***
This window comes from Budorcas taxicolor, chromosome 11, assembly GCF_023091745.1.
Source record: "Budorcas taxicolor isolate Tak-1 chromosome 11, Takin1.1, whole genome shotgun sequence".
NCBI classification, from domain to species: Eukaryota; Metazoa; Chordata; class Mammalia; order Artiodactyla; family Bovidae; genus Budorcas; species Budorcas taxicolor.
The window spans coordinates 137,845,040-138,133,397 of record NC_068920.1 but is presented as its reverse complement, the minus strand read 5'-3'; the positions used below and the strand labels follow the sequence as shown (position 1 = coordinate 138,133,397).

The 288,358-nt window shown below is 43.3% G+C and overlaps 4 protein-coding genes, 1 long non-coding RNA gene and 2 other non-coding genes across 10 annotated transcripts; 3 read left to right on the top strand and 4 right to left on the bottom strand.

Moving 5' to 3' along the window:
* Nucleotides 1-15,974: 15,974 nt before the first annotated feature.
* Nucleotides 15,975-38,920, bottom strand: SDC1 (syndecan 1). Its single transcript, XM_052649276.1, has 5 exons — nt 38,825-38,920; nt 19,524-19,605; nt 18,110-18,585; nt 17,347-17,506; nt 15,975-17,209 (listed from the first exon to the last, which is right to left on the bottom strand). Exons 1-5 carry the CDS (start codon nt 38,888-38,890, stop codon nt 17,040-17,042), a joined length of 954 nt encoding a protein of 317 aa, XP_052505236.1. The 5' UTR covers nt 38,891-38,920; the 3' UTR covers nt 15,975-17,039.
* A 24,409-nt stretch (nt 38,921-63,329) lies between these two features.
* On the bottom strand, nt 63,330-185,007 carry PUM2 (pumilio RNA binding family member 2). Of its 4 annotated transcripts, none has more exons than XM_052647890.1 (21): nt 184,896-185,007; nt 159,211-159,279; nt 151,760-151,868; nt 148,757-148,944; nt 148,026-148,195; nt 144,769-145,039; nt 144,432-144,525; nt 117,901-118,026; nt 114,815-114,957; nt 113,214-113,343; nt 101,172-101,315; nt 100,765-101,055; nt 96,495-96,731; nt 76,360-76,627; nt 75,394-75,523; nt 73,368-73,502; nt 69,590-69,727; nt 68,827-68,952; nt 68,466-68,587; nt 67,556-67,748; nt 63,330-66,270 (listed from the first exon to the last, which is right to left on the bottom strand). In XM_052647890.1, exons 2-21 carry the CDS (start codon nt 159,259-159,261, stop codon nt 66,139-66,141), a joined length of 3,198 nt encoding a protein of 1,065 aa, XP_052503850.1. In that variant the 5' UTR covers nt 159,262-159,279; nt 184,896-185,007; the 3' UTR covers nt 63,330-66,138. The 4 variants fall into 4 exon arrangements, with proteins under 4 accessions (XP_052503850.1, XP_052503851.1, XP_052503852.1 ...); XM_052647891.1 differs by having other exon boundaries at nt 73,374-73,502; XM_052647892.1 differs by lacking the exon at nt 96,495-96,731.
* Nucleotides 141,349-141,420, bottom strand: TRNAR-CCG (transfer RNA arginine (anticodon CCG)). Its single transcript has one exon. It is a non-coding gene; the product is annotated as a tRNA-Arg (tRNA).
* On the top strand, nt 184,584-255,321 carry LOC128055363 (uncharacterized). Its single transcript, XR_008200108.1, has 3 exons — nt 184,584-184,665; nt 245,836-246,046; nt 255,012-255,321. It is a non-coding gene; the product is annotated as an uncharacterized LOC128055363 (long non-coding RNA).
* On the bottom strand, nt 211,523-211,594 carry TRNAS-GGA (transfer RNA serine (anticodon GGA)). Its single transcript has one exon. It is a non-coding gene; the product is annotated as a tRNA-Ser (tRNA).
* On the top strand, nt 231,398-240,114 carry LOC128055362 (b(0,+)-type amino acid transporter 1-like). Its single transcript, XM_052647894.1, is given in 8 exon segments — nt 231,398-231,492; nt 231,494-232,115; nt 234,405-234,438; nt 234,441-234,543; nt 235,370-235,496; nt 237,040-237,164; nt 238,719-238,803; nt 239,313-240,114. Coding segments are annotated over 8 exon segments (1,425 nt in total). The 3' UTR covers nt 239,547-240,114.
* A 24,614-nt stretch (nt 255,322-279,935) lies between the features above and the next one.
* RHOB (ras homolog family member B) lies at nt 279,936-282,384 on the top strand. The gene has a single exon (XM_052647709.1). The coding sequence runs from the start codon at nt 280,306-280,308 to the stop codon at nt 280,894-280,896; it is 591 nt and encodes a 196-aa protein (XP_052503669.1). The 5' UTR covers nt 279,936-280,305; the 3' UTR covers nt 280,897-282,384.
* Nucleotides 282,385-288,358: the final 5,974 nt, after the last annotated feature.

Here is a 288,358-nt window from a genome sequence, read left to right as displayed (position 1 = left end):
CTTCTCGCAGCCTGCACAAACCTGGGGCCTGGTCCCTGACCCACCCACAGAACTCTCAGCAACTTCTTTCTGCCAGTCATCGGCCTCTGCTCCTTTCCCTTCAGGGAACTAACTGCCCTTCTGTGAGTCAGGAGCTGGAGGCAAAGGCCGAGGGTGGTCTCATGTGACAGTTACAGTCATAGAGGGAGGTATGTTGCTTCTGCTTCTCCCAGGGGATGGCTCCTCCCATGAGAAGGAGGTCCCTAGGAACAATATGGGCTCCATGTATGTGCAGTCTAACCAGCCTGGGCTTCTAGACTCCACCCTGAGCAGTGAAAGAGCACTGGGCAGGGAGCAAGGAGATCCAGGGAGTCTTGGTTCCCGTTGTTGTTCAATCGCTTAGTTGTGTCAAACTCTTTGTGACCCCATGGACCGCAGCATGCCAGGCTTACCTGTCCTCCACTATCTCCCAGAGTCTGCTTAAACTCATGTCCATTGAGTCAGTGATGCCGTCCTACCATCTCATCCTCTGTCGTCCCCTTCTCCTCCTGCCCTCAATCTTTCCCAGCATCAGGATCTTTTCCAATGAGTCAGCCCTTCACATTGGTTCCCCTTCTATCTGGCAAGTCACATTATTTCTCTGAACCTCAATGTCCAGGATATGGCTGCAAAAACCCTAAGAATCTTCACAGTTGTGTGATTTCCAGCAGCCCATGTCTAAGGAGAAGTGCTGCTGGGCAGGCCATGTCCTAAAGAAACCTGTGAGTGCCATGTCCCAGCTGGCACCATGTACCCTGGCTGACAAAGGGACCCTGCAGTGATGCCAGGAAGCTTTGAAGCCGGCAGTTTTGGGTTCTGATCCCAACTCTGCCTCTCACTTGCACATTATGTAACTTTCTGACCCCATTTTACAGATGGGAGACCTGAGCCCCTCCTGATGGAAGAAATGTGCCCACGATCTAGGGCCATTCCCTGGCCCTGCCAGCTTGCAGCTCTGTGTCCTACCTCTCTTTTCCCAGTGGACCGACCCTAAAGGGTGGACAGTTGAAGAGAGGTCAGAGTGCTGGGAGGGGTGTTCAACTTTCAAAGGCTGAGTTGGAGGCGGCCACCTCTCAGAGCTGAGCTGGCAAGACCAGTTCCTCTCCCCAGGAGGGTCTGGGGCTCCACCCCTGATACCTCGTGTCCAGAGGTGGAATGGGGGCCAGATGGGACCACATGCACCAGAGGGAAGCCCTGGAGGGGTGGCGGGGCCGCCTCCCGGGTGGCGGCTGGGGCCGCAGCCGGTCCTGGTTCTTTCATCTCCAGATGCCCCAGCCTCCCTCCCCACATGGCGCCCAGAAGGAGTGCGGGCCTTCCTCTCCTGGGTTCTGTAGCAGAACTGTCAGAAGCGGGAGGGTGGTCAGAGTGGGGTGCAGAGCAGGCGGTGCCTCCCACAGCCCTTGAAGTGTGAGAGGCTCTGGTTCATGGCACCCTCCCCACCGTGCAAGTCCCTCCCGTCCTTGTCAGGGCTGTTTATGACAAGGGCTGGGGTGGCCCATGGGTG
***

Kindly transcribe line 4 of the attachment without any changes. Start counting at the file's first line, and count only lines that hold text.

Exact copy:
The window spans coordinates 137,845,040-138,133,397 of record NC_068920.1 but is presented as its reverse complement, the minus strand read 5'-3'; the positions used below and the strand labels follow the sequence as shown (position 1 = coordinate 138,133,397).